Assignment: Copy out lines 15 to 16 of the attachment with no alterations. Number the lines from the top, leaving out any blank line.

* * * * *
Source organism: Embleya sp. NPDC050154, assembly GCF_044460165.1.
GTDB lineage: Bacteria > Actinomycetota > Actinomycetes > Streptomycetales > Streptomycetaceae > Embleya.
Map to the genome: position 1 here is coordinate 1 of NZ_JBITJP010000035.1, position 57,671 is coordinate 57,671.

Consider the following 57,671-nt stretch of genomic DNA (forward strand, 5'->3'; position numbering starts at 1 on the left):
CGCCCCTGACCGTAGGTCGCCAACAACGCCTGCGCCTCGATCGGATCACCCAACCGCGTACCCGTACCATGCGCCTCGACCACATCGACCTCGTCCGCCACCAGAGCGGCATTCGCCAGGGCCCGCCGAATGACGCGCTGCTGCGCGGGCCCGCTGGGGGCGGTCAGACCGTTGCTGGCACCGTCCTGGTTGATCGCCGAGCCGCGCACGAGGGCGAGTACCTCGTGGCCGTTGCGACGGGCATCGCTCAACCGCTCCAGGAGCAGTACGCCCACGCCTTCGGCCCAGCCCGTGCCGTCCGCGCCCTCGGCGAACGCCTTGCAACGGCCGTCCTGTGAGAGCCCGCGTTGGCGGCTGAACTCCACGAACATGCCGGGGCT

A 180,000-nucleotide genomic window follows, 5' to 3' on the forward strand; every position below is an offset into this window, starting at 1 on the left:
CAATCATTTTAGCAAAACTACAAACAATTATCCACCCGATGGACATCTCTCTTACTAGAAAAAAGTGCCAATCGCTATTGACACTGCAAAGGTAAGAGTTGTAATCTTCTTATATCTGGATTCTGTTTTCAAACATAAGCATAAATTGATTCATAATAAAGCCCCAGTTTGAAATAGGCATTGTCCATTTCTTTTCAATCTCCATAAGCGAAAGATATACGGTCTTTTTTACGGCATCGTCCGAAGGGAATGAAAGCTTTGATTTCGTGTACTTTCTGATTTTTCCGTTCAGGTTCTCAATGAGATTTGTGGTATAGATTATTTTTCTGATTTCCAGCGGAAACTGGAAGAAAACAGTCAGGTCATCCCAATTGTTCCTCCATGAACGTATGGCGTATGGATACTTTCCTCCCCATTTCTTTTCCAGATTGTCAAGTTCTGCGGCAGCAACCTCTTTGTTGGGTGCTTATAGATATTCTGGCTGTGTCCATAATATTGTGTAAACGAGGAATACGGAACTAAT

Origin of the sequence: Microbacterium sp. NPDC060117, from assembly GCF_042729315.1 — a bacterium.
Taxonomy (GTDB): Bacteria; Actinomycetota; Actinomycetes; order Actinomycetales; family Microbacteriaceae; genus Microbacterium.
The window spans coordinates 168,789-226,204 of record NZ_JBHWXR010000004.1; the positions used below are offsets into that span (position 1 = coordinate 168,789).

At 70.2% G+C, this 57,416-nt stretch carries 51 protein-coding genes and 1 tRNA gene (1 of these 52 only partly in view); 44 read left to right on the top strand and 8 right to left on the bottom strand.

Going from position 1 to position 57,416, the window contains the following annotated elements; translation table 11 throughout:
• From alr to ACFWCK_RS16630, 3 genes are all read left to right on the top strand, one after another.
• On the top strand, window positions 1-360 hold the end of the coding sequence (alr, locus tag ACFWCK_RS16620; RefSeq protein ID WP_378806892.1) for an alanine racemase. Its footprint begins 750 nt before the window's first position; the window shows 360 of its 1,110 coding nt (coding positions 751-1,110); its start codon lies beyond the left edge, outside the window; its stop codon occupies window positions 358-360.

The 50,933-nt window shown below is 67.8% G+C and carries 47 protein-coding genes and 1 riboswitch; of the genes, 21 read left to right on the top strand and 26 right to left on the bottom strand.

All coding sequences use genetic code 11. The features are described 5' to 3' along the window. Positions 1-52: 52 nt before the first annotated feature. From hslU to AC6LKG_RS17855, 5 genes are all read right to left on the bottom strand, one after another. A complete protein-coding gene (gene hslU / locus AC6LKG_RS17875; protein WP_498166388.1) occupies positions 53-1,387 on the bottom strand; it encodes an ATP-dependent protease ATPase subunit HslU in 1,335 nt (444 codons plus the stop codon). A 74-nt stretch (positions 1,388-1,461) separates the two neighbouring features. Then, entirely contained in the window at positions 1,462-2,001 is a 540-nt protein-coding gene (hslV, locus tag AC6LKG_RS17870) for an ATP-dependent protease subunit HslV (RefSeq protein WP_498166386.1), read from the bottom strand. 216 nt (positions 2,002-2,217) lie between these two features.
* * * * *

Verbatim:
The 50,933-nt window shown below is 67.8% G+C and carries 47 protein-coding genes and 1 riboswitch; of the genes, 21 read left to right on the top strand and 26 right to left on the bottom strand.

All coding sequences use genetic code 11. The features are described 5' to 3' along the window. Positions 1-52: 52 nt before the first annotated feature. From hslU to AC6LKG_RS17855, 5 genes are all read right to left on the bottom strand, one after another. A complete protein-coding gene (gene hslU / locus AC6LKG_RS17875; protein WP_498166388.1) occupies positions 53-1,387 on the bottom strand; it encodes an ATP-dependent protease ATPase subunit HslU in 1,335 nt (444 codons plus the stop codon). A 74-nt stretch (positions 1,388-1,461) separates the two neighbouring features. Then, entirely contained in the window at positions 1,462-2,001 is a 540-nt protein-coding gene (hslV, locus tag AC6LKG_RS17870) for an ATP-dependent protease subunit HslV (RefSeq protein WP_498166386.1), read from the bottom strand. 216 nt (positions 2,002-2,217) lie between these two features.